Iran’s economic growth is rapidly in decline, and something mentioned in previous columns. This is having an obvious impact on living standards for its citizens, burdened as they are by rising inflation and unemployment and a currency collapse.

Since the implementation of the first phase of US sanctions announced by President Trump in early August, more countries and companies are exiting from their Iran associations. And regardless of what the Iranian media says, trying to mitigate the effects of the boycott with tough words that do not reflect reality.

Iran’s key economic and trade partners, such as the EU, China, Russia, North Korea and India, are rapidly aligning with US sanctions even before these come into effect.

British Airways, Air France and Dutch carrier KLM announced last week that their flights to Iran will be suspended as of September. It is also expected that European and non-European airlines are going to suspend their flights to Iran in the coming period.

Prior to the flights’ suspension, Asia’s imports of Iranian oil fell to a record level in June, while South Korea’s Hanwha Total Petrochemical Company increased its imports of US, Australian and European oil condensates to replace Iranian supplies. A move that is also being done by other South Korean refineries after the French company Total’s withdrawal from Iran.

In the energy sector, the British firm Quirkos said it would stop a €500 million (Dh2.1 billion) solar project, which would have been the world’s sixth largest solar power plant, because of US sanctions.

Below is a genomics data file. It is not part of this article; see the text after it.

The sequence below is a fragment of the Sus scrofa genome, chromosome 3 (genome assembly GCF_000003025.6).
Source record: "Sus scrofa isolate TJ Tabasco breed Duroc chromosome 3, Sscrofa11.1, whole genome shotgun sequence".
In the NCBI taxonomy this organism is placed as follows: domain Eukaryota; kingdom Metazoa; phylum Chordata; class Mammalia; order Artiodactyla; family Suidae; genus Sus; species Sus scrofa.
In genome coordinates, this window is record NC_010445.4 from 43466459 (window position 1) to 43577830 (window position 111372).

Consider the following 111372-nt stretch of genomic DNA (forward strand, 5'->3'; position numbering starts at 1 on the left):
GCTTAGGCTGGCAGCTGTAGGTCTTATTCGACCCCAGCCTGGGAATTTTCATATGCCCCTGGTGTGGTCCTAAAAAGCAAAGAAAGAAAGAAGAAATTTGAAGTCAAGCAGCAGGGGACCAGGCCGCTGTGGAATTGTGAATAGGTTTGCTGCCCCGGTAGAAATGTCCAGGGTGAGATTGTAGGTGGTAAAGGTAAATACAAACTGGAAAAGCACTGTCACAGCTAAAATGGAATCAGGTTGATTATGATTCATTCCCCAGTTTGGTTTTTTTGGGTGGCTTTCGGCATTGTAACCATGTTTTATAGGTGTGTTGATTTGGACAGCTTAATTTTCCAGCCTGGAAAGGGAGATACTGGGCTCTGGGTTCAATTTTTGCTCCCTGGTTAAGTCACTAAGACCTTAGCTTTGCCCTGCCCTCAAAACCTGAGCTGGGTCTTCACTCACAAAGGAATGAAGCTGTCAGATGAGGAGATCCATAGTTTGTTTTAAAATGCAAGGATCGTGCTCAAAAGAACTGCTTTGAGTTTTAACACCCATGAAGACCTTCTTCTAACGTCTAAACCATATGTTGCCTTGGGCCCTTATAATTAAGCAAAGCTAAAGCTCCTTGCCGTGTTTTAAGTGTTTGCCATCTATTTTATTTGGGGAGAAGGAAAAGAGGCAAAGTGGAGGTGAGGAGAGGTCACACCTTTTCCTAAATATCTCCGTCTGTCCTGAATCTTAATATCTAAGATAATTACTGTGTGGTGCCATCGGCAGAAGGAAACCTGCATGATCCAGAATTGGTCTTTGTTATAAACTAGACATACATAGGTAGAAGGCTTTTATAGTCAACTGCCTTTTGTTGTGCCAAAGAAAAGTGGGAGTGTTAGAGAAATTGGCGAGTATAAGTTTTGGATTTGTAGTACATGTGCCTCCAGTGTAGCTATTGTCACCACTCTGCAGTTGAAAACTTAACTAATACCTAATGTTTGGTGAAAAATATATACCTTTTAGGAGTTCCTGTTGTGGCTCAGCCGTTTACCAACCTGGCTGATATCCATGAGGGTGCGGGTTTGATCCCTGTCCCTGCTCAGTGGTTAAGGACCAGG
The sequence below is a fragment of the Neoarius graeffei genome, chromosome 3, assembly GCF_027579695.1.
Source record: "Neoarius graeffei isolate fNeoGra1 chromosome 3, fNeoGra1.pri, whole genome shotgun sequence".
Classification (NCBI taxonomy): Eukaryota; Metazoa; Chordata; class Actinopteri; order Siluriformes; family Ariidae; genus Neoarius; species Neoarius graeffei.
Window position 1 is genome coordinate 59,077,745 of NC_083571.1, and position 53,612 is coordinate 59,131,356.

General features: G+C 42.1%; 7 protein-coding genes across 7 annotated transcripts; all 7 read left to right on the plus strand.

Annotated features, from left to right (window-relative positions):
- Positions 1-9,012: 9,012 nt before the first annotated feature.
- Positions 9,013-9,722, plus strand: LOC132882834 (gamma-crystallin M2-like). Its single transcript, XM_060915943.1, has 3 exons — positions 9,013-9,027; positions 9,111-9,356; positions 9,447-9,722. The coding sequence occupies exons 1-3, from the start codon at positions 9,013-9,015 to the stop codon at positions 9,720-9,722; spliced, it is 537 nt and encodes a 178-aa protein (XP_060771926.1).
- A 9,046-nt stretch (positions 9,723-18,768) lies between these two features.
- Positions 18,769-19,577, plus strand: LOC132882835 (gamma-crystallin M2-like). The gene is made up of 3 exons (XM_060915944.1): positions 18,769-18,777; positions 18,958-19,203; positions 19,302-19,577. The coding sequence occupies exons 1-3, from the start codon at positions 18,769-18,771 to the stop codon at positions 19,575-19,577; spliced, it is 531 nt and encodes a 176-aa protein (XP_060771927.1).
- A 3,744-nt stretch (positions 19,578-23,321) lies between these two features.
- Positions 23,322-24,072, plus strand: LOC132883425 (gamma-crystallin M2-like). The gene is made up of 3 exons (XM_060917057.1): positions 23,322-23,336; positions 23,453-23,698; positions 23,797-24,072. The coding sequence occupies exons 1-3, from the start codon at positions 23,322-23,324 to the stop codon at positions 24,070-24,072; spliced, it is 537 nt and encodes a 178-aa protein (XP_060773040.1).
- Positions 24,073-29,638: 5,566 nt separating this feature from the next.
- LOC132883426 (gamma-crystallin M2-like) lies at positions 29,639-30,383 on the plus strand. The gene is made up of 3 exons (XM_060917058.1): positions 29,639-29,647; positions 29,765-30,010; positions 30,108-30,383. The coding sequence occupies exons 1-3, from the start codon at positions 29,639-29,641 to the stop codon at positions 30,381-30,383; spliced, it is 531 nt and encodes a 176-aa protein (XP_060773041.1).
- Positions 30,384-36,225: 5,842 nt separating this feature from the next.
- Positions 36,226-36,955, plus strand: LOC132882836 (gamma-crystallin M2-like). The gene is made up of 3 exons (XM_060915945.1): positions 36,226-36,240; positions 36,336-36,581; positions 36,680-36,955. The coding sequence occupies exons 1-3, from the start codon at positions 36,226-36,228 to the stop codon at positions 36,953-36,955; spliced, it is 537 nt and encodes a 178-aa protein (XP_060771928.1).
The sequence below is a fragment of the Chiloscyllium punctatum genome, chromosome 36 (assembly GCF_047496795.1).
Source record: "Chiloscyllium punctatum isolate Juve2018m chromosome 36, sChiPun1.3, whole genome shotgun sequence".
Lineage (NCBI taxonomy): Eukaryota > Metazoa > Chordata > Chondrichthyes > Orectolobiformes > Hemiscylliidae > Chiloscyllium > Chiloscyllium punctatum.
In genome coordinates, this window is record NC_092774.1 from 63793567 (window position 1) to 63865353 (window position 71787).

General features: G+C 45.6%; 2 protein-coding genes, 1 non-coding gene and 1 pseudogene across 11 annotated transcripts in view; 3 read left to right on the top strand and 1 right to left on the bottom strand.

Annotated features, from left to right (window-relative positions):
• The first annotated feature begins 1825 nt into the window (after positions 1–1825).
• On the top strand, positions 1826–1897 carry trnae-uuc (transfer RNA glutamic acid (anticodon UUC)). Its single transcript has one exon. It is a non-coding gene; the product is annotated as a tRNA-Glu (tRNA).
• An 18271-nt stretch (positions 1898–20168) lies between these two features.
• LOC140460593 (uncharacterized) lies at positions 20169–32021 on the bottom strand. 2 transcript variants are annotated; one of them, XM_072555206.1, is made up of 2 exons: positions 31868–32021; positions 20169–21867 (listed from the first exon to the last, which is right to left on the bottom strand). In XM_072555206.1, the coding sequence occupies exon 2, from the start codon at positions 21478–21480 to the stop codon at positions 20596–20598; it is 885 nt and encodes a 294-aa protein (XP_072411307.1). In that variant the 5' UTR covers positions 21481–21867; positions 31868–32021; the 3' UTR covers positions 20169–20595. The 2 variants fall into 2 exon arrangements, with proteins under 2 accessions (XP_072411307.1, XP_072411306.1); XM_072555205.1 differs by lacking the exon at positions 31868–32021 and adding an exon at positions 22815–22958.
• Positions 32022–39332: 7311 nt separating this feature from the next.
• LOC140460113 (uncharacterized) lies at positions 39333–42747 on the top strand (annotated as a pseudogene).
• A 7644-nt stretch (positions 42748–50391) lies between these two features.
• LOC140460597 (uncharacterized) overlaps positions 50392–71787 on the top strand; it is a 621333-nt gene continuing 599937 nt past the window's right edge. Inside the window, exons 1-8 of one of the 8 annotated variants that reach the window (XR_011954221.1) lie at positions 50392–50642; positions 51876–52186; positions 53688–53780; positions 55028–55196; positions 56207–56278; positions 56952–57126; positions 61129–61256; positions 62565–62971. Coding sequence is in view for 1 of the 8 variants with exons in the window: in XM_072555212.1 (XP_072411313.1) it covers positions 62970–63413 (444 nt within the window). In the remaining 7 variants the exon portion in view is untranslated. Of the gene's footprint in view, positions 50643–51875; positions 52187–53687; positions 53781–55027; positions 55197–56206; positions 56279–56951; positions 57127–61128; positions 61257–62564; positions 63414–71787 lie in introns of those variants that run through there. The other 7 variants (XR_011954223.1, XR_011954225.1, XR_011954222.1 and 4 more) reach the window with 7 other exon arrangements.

Meanwhile in the roads and communications sector, Germany’s Deutsche Telekom announced a gradual withdrawal from Iran, while car companies such as Germany’s Daimler-Benz and France’s Renault also announced withdrawals.

It is clear that sanctions will affect all sectors, oil and non-oil without exception, unlike previous sanctions under former President Obama, which was not tough and easily circumvented.

Financial and banking system

This means a possible comprehensive economic collapse and to be followed by the political collapse of the mullah regime in Tehran. In addition, the financial and banking system is the most affected by US sanctions.

For its part, Iran is trying to find ways to seek alternatives, but it is not finding responses from even countries that do not agree with the sanctions, including those, which signed the nuclear agreement, because of their strong interests in dealing with the US.

For example, Iran is trying to urge Europeans to create an international payment system to convert Iranian oil sales to other currencies and cover the value of trade, instead of a US dollar-based payment system.

However, the German Chancellor Angela Merkel responded quickly that she is not in favour of a new international payment system, while Russian President Vladimir Putin announced that Russia is not dumping the dollar. This has represented a setback for Iran in such a vital area, meaning no international financial and monetary transactions with Iran would take place after the full implementation of sanctions by November.

Until then, the US will seek to bring down Iranian oil exports to zero, which will deal a fatal blow to the economy. Although Iranian oil and gas contribute only 15 per cent of its GDP, it accounts for 60 per cent of government revenues and 80 per cent of total export value.

This means depriving the Iranian regime of most of its revenues, dealing a heavy blow to exports and their source of hard currency. This will lead to serious political repercussions for the regime internally and externally and lay the foundation for an inevitable collapse.

— Dr Mohammad Al Asoomi is a UAE economic expert and specialist in economic and social development in the UAE and the GCC countries.